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T1 - Physician clinical decision support system prompts and administration of subsequent doses of HPV vaccine

T2 - A randomized clinical trial

AU - Wilkinson, Tracey A.

AU - Dixon, Brian

AU - Xiao, Shan

AU - Tu, Wanzhu

AU - Lindsay, Brianna

AU - Sheley, Meena

AU - Dugan, Tamara

AU - Church, Abby

AU - Downs, Stephen

AU - Zimet, Gregory

PY - 2019/1/1

Y1 - 2019/1/1

N2 - Background: HPV vaccine is effective in preventing several cancers and anogenital warts, yet rates of HPV vaccination series completion in the United States are low. A primary reason identified by parents for vaccinating children against HPV is a health care provider's recommendation. Although most clinicians embrace vaccine recommendations, they are not always carried out evenly and subsequent HPV vaccines are missed. Methods: Using an electronic health records-based decision support system (CHICA) clinicians were randomized to either usual practice or to receive an automated reminder to recommend the 2nd or 3rd dose of HPV vaccine. The reminder was delivered to clinicians of all intervention group eligible adolescents who had already initiated the vaccine series. Logistic regression models with generalized estimating equations were used for data analysis. Results: A total of 1285 clinical encounters were observed across 29 randomized pediatric providers over a 13-month time frame (50.7% control group, 49.3% intervention group). Overall, patients were 44.9% female, 59.4% Black, 22.1% Hispanic, and 48.8% were ages 11–12 yrs. Within the control group, 421 (64.7%) received a subsequent HPV vaccine, compared to 481 (75.9%) (OR: 1.72, (95% CI 1.35–2.19)). Adjusted analysis showed no difference between the groups (aOR 1.52 (95% CI 0.88–2.62)) or when examined by age (11-12yrs aOR 1.66, (95% CI 0.79–3.48)) and 13-17yrs (aOR 1.19, (95% CI 0.76–1.85)) or gender female (aOR 1.39 (95% CI 0.71–2.72)) and males (aOR 1.67 (95% CI 0.95–2.92)). When results were stratified by both age and gender, there was similarly no statistically significant effect between the two groups. Conclusions: Automated physician reminders for subsequent 2nd and 3rd doses of HPV vaccination were used. Despite increased rates of vaccination in the intervention group, the differences did not reach the level of statistical significance. Future studies with multifaceted approaches may be needed to examine the efficacy of computer-based reminders. Clinical Trial Registration: NCT02558803, “HPV Vaccination: Evaluation of Reminder Prompts for Doses 2 & 3”.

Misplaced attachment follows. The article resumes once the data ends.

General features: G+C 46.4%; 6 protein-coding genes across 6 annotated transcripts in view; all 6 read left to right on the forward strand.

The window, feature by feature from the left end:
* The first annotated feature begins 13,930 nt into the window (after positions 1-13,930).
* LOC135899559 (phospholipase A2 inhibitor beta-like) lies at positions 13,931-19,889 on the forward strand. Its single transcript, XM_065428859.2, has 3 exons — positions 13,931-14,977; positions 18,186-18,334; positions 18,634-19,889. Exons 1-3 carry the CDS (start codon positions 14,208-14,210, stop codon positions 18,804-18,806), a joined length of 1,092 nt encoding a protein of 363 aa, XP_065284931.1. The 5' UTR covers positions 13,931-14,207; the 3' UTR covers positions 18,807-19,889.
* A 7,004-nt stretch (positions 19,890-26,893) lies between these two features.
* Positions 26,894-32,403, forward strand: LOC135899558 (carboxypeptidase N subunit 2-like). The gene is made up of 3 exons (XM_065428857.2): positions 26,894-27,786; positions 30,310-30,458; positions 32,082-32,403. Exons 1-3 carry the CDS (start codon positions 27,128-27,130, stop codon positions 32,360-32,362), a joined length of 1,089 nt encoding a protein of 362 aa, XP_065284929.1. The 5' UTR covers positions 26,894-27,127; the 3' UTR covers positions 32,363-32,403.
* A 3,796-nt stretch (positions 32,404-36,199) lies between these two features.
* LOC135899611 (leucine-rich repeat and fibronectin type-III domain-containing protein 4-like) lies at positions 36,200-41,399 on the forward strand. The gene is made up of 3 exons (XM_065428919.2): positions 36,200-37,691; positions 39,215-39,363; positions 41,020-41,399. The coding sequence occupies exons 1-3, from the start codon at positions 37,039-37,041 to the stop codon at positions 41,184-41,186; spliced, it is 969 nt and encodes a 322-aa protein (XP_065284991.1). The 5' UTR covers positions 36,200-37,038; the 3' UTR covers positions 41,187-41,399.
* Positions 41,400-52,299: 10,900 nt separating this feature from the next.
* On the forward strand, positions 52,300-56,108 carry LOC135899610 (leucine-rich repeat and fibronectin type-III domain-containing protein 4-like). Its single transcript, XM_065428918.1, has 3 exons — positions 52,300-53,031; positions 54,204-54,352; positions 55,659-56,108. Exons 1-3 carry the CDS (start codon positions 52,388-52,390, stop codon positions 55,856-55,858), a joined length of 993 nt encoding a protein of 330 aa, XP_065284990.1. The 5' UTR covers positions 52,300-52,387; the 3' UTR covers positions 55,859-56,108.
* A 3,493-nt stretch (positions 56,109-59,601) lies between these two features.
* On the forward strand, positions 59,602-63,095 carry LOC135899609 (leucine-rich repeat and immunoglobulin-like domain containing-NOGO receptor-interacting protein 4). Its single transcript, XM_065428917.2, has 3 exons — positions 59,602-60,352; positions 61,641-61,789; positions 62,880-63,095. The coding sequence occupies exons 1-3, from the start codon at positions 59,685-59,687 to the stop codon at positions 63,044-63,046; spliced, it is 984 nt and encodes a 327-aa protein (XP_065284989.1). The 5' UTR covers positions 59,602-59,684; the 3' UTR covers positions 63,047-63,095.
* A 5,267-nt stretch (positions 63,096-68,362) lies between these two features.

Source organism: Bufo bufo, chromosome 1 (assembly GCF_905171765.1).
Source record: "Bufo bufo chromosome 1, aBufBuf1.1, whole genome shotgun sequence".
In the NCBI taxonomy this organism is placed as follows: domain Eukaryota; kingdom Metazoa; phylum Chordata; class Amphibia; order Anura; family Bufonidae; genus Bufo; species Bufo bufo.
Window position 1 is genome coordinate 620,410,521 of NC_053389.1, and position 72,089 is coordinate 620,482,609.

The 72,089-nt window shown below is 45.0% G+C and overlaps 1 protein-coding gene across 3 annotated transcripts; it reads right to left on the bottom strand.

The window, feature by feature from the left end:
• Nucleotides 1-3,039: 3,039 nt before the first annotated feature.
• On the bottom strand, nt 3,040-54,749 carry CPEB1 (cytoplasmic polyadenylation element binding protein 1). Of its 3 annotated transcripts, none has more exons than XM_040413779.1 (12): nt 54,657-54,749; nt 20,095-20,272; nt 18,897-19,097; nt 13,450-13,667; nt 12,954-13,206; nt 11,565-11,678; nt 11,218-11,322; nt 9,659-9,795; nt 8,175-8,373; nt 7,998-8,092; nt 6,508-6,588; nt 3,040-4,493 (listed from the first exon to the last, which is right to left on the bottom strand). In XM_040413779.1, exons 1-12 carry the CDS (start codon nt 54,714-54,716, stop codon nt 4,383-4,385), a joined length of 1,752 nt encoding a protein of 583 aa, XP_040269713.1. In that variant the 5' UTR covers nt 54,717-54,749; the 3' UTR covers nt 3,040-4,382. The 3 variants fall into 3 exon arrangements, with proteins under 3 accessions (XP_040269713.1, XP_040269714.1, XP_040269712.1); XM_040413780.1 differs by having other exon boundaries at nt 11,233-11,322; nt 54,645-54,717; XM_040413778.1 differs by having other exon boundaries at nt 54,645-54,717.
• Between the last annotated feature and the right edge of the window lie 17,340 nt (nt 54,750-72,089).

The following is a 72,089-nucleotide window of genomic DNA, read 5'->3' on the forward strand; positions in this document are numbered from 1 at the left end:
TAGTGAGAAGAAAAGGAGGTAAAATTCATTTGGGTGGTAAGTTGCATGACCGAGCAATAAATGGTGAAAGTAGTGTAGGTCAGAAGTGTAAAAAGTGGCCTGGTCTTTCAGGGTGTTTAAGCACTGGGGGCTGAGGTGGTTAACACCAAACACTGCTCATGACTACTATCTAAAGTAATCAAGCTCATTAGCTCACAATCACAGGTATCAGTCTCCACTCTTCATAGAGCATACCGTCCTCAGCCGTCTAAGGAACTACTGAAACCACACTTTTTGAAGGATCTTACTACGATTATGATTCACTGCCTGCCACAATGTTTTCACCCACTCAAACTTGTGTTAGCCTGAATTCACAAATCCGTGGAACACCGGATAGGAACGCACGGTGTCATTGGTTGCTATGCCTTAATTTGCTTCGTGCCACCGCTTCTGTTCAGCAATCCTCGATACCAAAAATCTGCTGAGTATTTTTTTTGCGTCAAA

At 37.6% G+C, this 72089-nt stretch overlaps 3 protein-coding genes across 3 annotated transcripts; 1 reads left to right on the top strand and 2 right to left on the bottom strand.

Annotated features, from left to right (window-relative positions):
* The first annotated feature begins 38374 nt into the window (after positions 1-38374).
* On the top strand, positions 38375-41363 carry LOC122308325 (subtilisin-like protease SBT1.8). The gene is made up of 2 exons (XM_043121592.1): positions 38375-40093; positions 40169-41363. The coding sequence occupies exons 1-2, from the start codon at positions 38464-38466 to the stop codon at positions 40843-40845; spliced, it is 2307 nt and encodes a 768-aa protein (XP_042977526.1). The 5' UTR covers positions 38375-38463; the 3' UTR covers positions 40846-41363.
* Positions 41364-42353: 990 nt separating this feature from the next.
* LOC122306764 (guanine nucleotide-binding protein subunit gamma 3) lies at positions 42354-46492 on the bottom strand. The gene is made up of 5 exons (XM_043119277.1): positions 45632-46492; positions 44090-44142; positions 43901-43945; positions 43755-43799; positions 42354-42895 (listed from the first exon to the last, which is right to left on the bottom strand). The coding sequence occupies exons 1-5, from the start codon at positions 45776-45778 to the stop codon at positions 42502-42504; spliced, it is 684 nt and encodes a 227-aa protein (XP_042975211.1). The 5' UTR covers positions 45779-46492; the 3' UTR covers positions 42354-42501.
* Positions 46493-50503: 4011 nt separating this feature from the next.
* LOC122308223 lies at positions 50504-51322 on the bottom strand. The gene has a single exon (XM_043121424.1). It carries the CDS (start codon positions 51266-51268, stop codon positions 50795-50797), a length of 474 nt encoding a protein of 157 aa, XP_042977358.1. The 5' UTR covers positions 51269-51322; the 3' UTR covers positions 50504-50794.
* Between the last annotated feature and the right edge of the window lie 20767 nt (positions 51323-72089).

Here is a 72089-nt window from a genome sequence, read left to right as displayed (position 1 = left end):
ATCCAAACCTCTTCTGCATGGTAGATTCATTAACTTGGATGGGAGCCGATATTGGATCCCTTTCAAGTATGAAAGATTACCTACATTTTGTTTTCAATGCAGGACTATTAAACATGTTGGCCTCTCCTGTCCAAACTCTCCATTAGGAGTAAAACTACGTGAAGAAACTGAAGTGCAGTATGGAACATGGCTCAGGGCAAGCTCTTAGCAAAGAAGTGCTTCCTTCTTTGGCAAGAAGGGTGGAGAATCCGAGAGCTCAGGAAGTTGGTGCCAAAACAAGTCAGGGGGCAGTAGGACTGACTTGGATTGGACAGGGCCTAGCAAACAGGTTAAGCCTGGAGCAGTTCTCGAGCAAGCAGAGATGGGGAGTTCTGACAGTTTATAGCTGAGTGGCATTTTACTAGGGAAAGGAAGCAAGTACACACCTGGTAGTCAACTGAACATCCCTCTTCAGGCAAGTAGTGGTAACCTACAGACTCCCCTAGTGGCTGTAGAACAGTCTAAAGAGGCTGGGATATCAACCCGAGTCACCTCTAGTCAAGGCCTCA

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KW - Human papillomavirus